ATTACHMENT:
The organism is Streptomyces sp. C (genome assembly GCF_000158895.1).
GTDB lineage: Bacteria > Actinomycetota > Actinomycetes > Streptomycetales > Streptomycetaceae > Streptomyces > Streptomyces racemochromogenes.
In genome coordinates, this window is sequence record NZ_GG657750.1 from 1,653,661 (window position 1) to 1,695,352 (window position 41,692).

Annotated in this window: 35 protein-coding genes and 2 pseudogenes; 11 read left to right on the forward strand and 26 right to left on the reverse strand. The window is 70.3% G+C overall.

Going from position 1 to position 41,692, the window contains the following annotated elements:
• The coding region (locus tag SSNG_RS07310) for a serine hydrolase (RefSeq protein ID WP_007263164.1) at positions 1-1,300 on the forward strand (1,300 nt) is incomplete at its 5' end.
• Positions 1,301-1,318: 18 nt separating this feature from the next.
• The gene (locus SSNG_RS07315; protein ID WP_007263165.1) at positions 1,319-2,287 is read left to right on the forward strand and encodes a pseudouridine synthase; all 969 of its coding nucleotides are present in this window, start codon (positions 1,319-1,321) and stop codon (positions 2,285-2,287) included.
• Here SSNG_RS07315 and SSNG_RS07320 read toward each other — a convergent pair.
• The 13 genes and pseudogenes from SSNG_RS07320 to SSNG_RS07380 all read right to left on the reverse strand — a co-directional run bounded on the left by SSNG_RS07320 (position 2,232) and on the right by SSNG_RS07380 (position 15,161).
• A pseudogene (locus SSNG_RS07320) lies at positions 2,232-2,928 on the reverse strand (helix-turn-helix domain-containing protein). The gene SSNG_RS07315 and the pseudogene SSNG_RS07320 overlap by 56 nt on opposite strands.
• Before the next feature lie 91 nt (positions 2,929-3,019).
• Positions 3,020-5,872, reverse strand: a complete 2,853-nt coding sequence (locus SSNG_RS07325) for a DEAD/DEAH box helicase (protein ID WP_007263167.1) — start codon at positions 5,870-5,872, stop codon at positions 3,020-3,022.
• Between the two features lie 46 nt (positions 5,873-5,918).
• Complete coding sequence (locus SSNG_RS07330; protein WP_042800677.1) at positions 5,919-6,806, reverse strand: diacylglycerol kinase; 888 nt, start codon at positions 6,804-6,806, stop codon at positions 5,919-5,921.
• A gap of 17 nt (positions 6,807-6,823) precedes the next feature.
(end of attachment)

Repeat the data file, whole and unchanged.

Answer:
The organism is Streptomyces sp. C (genome assembly GCF_000158895.1).
GTDB lineage: Bacteria > Actinomycetota > Actinomycetes > Streptomycetales > Streptomycetaceae > Streptomyces > Streptomyces racemochromogenes.
In genome coordinates, this window is sequence record NZ_GG657750.1 from 1,653,661 (window position 1) to 1,695,352 (window position 41,692).

Annotated in this window: 35 protein-coding genes and 2 pseudogenes; 11 read left to right on the forward strand and 26 right to left on the reverse strand. The window is 70.3% G+C overall.

Going from position 1 to position 41,692, the window contains the following annotated elements:
• The coding region (locus tag SSNG_RS07310) for a serine hydrolase (RefSeq protein ID WP_007263164.1) at positions 1-1,300 on the forward strand (1,300 nt) is incomplete at its 5' end.
• Positions 1,301-1,318: 18 nt separating this feature from the next.
• The gene (locus SSNG_RS07315; protein ID WP_007263165.1) at positions 1,319-2,287 is read left to right on the forward strand and encodes a pseudouridine synthase; all 969 of its coding nucleotides are present in this window, start codon (positions 1,319-1,321) and stop codon (positions 2,285-2,287) included.
• Here SSNG_RS07315 and SSNG_RS07320 read toward each other — a convergent pair.
• The 13 genes and pseudogenes from SSNG_RS07320 to SSNG_RS07380 all read right to left on the reverse strand — a co-directional run bounded on the left by SSNG_RS07320 (position 2,232) and on the right by SSNG_RS07380 (position 15,161).
• A pseudogene (locus SSNG_RS07320) lies at positions 2,232-2,928 on the reverse strand (helix-turn-helix domain-containing protein). The gene SSNG_RS07315 and the pseudogene SSNG_RS07320 overlap by 56 nt on opposite strands.
• Before the next feature lie 91 nt (positions 2,929-3,019).
• Positions 3,020-5,872, reverse strand: a complete 2,853-nt coding sequence (locus SSNG_RS07325) for a DEAD/DEAH box helicase (protein ID WP_007263167.1) — start codon at positions 5,870-5,872, stop codon at positions 3,020-3,022.
• Between the two features lie 46 nt (positions 5,873-5,918).
• Complete coding sequence (locus SSNG_RS07330; protein WP_042800677.1) at positions 5,919-6,806, reverse strand: diacylglycerol kinase; 888 nt, start codon at positions 6,804-6,806, stop codon at positions 5,919-5,921.
• A gap of 17 nt (positions 6,807-6,823) precedes the next feature.